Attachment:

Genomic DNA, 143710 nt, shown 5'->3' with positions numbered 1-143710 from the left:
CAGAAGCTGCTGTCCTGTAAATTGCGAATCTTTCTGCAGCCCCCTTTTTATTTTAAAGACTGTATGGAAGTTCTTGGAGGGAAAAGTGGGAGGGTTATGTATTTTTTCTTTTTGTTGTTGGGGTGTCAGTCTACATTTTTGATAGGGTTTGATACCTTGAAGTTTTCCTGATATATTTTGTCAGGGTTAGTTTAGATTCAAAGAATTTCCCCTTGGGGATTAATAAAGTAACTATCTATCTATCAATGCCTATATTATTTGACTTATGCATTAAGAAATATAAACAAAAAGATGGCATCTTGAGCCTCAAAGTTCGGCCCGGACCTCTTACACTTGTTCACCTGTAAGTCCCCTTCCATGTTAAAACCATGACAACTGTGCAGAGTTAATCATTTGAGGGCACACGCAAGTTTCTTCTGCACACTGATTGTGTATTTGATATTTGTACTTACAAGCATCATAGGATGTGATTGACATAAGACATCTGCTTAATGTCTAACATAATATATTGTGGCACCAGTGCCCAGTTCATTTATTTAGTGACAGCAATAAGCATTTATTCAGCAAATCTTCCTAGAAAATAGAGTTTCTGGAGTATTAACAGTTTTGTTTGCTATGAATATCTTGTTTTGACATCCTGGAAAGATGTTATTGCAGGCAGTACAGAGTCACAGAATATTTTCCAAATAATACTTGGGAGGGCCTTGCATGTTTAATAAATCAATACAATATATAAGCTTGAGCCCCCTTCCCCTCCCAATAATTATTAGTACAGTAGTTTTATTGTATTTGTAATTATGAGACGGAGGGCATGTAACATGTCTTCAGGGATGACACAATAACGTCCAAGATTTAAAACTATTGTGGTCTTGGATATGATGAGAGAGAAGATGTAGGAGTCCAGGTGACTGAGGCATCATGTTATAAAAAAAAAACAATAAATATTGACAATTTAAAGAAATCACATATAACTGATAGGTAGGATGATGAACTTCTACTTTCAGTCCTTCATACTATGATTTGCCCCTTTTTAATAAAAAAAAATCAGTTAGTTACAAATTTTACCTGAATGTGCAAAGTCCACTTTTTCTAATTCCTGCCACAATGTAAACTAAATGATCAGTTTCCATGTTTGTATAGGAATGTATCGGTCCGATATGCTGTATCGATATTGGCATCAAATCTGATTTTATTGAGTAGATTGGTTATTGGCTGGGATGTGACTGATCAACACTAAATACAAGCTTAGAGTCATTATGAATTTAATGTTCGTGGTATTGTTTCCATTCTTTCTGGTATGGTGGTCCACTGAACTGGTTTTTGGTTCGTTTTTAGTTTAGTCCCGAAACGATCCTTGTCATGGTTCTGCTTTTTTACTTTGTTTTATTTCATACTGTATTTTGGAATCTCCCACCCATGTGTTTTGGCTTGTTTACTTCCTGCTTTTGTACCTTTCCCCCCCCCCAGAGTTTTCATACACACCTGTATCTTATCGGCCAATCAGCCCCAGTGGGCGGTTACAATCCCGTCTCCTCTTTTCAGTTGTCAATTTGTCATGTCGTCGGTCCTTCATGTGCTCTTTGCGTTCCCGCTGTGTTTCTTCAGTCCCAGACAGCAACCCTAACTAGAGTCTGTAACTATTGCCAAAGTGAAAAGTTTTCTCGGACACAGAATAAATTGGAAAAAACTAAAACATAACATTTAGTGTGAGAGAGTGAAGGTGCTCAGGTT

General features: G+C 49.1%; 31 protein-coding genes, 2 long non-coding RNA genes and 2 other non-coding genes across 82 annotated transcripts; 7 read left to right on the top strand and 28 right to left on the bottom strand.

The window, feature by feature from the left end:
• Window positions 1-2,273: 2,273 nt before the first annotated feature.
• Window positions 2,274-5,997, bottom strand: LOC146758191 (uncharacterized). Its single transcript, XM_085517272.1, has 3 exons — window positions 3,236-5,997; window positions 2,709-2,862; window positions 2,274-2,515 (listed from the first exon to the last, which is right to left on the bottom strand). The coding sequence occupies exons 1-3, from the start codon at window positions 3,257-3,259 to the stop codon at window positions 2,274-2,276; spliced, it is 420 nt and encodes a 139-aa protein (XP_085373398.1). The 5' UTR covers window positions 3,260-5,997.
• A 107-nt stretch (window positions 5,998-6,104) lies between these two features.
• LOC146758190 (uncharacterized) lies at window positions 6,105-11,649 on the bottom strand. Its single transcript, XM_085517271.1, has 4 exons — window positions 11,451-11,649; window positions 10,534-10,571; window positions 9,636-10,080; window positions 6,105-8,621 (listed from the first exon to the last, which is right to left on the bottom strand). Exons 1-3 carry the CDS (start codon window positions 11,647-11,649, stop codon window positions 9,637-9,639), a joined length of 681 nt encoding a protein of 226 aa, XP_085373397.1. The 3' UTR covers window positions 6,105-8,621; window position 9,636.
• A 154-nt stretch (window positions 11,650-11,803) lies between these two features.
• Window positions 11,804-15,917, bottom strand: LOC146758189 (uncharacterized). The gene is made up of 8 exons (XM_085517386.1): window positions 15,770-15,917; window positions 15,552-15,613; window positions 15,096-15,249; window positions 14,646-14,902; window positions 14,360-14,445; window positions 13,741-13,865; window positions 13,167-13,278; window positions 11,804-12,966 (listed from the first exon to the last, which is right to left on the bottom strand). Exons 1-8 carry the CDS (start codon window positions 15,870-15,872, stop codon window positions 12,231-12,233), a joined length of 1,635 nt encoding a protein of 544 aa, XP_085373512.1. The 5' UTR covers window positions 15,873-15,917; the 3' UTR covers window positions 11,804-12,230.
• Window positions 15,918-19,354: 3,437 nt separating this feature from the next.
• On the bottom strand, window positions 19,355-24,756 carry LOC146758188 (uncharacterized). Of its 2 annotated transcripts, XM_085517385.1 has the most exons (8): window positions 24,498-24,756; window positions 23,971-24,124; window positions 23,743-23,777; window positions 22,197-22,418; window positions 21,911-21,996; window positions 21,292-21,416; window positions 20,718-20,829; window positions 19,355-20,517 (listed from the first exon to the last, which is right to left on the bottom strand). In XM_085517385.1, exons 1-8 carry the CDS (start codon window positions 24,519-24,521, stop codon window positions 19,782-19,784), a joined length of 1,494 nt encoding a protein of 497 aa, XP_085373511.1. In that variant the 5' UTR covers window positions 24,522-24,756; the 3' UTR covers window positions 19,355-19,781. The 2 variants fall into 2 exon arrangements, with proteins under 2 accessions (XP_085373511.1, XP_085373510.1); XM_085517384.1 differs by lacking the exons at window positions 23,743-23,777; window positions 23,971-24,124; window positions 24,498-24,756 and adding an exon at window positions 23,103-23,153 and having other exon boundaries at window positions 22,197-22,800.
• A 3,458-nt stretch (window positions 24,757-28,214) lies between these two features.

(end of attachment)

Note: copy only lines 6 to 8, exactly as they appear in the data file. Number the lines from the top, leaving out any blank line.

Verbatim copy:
• Window positions 2,274-5,997, bottom strand: LOC146758191 (uncharacterized). Its single transcript, XM_085517272.1, has 3 exons — window positions 3,236-5,997; window positions 2,709-2,862; window positions 2,274-2,515 (listed from the first exon to the last, which is right to left on the bottom strand). The coding sequence occupies exons 1-3, from the start codon at window positions 3,257-3,259 to the stop codon at window positions 2,274-2,276; spliced, it is 420 nt and encodes a 139-aa protein (XP_085373398.1). The 5' UTR covers window positions 3,260-5,997.
• A 107-nt stretch (window positions 5,998-6,104) lies between these two features.
• LOC146758190 (uncharacterized) lies at window positions 6,105-11,649 on the bottom strand. Its single transcript, XM_085517271.1, has 4 exons — window positions 11,451-11,649; window positions 10,534-10,571; window positions 9,636-10,080; window positions 6,105-8,621 (listed from the first exon to the last, which is right to left on the bottom strand). Exons 1-3 carry the CDS (start codon window positions 11,647-11,649, stop codon window positions 9,637-9,639), a joined length of 681 nt encoding a protein of 226 aa, XP_085373397.1. The 3' UTR covers window positions 6,105-8,621; window position 9,636.